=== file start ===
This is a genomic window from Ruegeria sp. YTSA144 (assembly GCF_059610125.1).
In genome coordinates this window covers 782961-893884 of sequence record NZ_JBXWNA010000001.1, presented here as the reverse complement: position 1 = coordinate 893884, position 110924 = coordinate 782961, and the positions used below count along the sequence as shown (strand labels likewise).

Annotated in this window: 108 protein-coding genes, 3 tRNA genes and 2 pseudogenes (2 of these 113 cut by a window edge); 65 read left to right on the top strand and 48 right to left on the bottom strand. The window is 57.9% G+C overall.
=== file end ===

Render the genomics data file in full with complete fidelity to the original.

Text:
This is a genomic window from Ruegeria sp. YTSA144 (assembly GCF_059610125.1).
In genome coordinates this window covers 782961-893884 of sequence record NZ_JBXWNA010000001.1, presented here as the reverse complement: position 1 = coordinate 893884, position 110924 = coordinate 782961, and the positions used below count along the sequence as shown (strand labels likewise).

Annotated in this window: 108 protein-coding genes, 3 tRNA genes and 2 pseudogenes (2 of these 113 cut by a window edge); 65 read left to right on the top strand and 48 right to left on the bottom strand. The window is 57.9% G+C overall.